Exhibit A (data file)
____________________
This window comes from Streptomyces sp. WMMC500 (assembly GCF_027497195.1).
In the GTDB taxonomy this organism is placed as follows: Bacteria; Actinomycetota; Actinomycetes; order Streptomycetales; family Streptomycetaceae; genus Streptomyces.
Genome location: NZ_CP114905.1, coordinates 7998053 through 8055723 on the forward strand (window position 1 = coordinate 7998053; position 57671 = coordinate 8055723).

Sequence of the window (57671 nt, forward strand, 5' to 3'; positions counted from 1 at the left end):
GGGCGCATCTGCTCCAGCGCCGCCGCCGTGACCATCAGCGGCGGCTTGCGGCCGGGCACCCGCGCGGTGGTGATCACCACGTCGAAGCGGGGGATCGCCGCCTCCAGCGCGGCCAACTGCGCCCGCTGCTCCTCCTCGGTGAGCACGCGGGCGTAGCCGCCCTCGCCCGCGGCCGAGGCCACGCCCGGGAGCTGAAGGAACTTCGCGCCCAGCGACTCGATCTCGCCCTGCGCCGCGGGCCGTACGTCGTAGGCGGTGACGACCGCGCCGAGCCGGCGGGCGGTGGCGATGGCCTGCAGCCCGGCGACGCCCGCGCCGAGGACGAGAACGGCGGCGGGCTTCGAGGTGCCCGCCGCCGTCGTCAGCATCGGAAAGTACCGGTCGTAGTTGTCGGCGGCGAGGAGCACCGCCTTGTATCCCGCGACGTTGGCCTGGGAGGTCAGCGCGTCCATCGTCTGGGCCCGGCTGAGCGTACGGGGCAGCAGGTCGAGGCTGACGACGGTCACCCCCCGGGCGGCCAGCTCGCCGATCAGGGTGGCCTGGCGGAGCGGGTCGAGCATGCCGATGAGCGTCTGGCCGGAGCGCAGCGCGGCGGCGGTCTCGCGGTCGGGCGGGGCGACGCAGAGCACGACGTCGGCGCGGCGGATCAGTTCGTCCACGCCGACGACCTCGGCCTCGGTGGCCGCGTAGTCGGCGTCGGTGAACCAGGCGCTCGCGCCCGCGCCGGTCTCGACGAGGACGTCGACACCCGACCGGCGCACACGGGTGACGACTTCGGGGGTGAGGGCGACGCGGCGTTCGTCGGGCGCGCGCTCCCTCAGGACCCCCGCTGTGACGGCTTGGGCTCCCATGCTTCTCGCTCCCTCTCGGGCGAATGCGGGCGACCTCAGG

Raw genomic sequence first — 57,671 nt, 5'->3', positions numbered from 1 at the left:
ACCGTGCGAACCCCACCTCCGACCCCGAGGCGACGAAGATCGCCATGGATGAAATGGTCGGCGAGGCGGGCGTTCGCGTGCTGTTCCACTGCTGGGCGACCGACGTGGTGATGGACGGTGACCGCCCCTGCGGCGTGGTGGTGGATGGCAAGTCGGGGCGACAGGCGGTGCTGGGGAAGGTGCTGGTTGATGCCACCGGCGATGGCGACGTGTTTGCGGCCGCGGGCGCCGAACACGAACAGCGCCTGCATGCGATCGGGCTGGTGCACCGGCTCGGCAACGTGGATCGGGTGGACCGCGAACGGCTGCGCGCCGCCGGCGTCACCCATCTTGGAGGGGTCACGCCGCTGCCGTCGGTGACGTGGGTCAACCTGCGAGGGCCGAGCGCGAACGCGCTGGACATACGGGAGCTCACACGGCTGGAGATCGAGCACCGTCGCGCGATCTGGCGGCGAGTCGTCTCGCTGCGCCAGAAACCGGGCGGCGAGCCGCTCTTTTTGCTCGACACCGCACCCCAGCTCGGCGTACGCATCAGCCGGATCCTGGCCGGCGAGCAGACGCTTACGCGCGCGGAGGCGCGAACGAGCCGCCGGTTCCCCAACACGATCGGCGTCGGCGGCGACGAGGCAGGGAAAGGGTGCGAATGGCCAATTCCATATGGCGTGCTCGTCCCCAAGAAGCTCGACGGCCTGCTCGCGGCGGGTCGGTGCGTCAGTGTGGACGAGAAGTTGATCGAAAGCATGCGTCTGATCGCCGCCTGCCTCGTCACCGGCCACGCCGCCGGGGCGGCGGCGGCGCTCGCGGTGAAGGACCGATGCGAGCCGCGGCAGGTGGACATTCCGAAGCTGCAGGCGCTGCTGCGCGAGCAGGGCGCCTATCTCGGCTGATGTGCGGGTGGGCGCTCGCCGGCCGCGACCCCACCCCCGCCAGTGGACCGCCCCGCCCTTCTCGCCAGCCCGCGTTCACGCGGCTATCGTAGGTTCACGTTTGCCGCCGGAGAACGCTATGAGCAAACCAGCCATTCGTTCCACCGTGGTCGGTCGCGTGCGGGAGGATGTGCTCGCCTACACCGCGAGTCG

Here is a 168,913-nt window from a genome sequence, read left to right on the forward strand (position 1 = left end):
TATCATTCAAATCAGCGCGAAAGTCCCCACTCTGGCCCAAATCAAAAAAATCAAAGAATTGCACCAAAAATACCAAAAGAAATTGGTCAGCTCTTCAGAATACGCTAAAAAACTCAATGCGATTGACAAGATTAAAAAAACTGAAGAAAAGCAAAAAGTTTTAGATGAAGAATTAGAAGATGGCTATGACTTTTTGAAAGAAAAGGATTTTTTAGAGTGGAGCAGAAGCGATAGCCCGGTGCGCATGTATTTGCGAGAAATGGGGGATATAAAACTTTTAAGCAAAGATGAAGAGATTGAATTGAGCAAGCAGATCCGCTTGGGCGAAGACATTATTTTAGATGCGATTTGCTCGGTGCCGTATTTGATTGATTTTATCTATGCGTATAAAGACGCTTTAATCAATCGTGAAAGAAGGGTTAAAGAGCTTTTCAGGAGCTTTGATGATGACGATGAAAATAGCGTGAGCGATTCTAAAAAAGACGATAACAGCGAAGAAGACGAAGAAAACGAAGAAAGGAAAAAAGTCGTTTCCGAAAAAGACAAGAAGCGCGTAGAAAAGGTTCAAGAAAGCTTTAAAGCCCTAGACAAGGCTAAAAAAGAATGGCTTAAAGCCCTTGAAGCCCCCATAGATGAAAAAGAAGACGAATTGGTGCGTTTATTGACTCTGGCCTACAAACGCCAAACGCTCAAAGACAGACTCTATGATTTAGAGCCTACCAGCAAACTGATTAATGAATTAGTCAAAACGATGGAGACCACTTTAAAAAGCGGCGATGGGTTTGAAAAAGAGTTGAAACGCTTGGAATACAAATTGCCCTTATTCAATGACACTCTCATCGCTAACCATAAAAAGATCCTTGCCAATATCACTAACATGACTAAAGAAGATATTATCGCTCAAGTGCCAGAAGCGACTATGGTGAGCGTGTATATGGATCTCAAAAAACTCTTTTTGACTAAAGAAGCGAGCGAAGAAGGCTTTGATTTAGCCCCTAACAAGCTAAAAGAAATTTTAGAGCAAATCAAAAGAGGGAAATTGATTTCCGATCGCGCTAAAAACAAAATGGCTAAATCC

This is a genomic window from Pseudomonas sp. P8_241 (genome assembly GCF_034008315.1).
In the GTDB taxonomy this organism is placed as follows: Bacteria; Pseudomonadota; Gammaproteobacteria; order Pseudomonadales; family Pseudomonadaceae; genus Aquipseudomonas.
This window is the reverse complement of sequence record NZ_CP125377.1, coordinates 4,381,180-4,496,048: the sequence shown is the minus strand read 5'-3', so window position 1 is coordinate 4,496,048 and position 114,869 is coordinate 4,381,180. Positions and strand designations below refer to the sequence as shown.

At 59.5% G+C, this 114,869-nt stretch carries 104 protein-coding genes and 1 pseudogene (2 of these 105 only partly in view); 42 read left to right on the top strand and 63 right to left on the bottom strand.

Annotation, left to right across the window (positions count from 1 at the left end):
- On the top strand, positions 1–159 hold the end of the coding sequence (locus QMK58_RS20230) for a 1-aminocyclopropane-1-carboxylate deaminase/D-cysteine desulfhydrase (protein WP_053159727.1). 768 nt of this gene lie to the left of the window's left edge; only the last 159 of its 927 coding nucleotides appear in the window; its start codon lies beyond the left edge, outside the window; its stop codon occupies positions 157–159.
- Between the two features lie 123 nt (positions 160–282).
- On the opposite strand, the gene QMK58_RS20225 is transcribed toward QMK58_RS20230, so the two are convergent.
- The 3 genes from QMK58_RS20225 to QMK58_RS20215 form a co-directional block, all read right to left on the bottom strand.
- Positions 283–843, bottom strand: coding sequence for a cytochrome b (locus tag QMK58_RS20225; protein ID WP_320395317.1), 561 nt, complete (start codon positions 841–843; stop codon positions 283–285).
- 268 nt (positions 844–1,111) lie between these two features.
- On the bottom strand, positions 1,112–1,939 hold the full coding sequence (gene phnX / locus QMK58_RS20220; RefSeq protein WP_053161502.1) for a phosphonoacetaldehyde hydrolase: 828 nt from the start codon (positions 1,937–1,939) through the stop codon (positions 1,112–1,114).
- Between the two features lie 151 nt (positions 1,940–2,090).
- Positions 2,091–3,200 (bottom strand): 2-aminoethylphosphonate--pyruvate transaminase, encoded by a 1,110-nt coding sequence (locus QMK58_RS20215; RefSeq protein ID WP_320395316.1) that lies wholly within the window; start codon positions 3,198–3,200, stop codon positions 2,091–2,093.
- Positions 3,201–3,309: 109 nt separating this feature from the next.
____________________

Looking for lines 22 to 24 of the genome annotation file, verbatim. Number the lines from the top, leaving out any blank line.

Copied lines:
- Between the two features lie 151 nt (positions 1,940–2,090).
- Positions 2,091–3,200 (bottom strand): 2-aminoethylphosphonate--pyruvate transaminase, encoded by a 1,110-nt coding sequence (locus QMK58_RS20215; RefSeq protein ID WP_320395316.1) that lies wholly within the window; start codon positions 3,198–3,200, stop codon positions 2,091–2,093.
- Positions 3,201–3,309: 109 nt separating this feature from the next.